Pedro Acosta arrives at this legendary venue knowing he has another seven Grands Prix to re-write the history books. The Spanish teenager could wait until the German Grand Prix in the Sachsenring at the beginning of July to become the youngest rider to win a premier class race in the 75-year history of Grand Prix racing. The GASGAS rider has already displayed so much patience and maturity on the track. This will be tested to the absolute limit in the maelstrom and Spanish patriotic frenzy pouring from the hillsides and grandstands on Sunday.

Acosta is a Moto3™ winner in Jerez but this will be so different. Already he is making history in his debut MotoGP™ season. The teenager is the youngest rider to take back-to-back premier class podium finishes after those brilliant rides in Portimao and COTA. He replaced Marc Marquez who will be replaced once again if Acosta takes that win in the next seven races. It was 11 years ago that Marquez replaced Freddie Spencer as the youngest with a victory that he repeated many more times at COTA. There was a 31-year gap between Freddie’s victory at Spa Francorchamps and Marc’s in Texas. It will not be such a long wait this time round

Spain was the hotbed of brilliant riders and World Champions in all the smaller classes but they struggled on the blue riband 500cc machines. While the likes of Angel Nieto, Sito Pons and Ricardo Tormo dominated in the 50,125 and 250cc title battles, those passionate Spanish fans had to be patient – not something they are known to enjoy.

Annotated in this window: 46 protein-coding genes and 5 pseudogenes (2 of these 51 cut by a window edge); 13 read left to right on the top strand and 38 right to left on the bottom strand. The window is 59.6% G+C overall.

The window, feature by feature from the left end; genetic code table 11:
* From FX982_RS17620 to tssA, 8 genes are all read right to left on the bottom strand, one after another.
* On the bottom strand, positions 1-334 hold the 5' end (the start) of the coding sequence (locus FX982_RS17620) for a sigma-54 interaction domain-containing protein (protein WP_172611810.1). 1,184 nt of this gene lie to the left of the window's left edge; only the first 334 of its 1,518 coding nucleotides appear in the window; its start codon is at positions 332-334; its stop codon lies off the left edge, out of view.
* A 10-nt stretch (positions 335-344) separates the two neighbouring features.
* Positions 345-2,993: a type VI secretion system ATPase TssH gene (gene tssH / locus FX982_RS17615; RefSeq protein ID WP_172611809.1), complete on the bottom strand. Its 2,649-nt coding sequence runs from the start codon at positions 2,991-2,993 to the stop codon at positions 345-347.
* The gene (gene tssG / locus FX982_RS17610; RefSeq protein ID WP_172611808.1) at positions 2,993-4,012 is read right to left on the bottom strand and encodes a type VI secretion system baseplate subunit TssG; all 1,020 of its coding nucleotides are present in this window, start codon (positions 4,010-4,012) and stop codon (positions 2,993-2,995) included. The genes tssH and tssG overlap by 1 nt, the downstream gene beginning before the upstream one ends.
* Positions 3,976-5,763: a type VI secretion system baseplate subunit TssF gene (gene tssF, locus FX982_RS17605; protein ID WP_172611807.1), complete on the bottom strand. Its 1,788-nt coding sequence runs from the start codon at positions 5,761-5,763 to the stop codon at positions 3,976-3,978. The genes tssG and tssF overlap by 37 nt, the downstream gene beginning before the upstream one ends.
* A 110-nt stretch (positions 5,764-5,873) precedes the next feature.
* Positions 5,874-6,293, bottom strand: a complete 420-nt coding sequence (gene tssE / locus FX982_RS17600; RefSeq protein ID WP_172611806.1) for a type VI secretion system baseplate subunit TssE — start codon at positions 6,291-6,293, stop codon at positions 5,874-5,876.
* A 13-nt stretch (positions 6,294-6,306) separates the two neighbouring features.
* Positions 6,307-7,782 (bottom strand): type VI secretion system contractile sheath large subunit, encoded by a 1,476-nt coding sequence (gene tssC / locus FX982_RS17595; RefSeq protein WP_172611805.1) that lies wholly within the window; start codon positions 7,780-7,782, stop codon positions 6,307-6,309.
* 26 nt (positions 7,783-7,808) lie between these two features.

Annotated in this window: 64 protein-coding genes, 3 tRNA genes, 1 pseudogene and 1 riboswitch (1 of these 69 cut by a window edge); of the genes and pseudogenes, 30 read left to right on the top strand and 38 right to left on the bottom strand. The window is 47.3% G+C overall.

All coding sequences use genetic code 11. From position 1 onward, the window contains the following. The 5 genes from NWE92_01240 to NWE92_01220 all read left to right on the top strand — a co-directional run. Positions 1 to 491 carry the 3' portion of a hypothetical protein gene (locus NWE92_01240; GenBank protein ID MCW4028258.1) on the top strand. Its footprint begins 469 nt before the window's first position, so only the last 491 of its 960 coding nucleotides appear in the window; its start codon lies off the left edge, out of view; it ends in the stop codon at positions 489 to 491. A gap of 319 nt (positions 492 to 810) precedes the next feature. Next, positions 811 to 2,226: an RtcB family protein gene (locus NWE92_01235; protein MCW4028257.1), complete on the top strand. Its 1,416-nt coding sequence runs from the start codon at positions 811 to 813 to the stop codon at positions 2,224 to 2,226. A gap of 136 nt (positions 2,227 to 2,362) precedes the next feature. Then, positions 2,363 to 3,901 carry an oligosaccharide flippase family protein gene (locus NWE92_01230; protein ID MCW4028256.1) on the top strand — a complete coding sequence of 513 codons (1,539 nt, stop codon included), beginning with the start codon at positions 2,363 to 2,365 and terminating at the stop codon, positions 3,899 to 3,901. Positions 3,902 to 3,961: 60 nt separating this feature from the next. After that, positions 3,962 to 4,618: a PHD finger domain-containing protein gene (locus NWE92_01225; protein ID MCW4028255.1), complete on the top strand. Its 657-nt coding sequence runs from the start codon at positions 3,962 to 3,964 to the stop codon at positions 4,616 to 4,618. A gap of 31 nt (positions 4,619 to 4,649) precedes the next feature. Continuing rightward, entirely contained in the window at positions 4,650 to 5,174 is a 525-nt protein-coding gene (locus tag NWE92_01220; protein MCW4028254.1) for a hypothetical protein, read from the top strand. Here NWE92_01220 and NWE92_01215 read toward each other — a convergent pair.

In 1992 Alex Criville’s win at the 500cc race in Assen almost went unnoticed. I remember having trouble pronouncing his name as he took the chequered flag to become the first Spanish rider to win a 500cc Grand Prix. It was a weekend of crashes and drama, especially for Mick Doohan and Kevin Schwantz, that stole the headlines. The floodgates had not been opened but the momentum was mounting.

Three years later Jerez went crazy. Alberto Puig became the first Spanish rider to win a 500cc race on home soil. With Criville in third place, it was the first time two Spanish riders had finished on a 500cc podium. The spell had finally been broken. Criville won three in a row at Jerez between 1997-1999 and became the first Spanish 500cc World Champion in 1999.

World titles and Jerez victories flowed like the Sherry that had made Jerez famous before the racetrack arrived. Home victories for Sete Gibernau, Dani Pedrosa, Jorge Lorenzo and Marc Marquez were celebrated on and off the track in true Jerez style. World titles arrived for Lorenzo and Marquez. Corners are named after the winners. The track is now called the Jerez Angel Nieto circuit, named after the legendary 13-time World Champion and 90-time Grands Prix winner.

All roads lead south this weekend. Jerez is the absolute example of what MotoGP™ is all about both on and off the track. No other World Championship motorsport event can generate such passion and pure excitement. The arrival of Pedro Acosta could step it up to another level, if that is possible. I don’t think he can wait until the Sachsenring.